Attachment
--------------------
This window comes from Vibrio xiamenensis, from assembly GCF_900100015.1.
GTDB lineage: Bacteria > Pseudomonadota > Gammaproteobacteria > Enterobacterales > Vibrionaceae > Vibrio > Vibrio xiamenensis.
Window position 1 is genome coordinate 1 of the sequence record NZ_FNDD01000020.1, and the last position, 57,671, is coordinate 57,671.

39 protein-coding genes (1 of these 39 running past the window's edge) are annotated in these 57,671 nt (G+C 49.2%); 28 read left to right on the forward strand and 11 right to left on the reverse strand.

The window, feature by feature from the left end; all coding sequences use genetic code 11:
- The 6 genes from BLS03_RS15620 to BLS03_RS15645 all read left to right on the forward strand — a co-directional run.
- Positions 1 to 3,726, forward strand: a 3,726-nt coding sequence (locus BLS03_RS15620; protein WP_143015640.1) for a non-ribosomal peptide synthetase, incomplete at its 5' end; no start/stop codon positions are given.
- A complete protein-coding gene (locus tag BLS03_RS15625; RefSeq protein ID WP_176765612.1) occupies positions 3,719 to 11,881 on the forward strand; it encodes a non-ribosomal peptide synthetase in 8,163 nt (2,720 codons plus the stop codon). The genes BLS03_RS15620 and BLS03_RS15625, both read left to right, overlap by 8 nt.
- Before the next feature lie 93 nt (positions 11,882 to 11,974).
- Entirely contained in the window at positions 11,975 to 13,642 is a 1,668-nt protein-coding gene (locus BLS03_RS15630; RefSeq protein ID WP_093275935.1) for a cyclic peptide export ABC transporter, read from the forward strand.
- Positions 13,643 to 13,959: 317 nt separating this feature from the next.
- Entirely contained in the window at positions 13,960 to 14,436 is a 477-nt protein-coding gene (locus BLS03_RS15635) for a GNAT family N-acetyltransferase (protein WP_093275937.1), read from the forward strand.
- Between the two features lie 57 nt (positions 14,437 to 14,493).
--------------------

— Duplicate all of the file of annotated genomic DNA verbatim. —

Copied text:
This window comes from Vibrio xiamenensis, from assembly GCF_900100015.1.
GTDB lineage: Bacteria > Pseudomonadota > Gammaproteobacteria > Enterobacterales > Vibrionaceae > Vibrio > Vibrio xiamenensis.
Window position 1 is genome coordinate 1 of the sequence record NZ_FNDD01000020.1, and the last position, 57,671, is coordinate 57,671.

39 protein-coding genes (1 of these 39 running past the window's edge) are annotated in these 57,671 nt (G+C 49.2%); 28 read left to right on the forward strand and 11 right to left on the reverse strand.

The window, feature by feature from the left end; all coding sequences use genetic code 11:
- The 6 genes from BLS03_RS15620 to BLS03_RS15645 all read left to right on the forward strand — a co-directional run.
- Positions 1 to 3,726, forward strand: a 3,726-nt coding sequence (locus BLS03_RS15620; protein WP_143015640.1) for a non-ribosomal peptide synthetase, incomplete at its 5' end; no start/stop codon positions are given.
- A complete protein-coding gene (locus tag BLS03_RS15625; RefSeq protein ID WP_176765612.1) occupies positions 3,719 to 11,881 on the forward strand; it encodes a non-ribosomal peptide synthetase in 8,163 nt (2,720 codons plus the stop codon). The genes BLS03_RS15620 and BLS03_RS15625, both read left to right, overlap by 8 nt.
- Before the next feature lie 93 nt (positions 11,882 to 11,974).
- Entirely contained in the window at positions 11,975 to 13,642 is a 1,668-nt protein-coding gene (locus BLS03_RS15630; RefSeq protein ID WP_093275935.1) for a cyclic peptide export ABC transporter, read from the forward strand.
- Positions 13,643 to 13,959: 317 nt separating this feature from the next.
- Entirely contained in the window at positions 13,960 to 14,436 is a 477-nt protein-coding gene (locus BLS03_RS15635) for a GNAT family N-acetyltransferase (protein WP_093275937.1), read from the forward strand.
- Between the two features lie 57 nt (positions 14,437 to 14,493).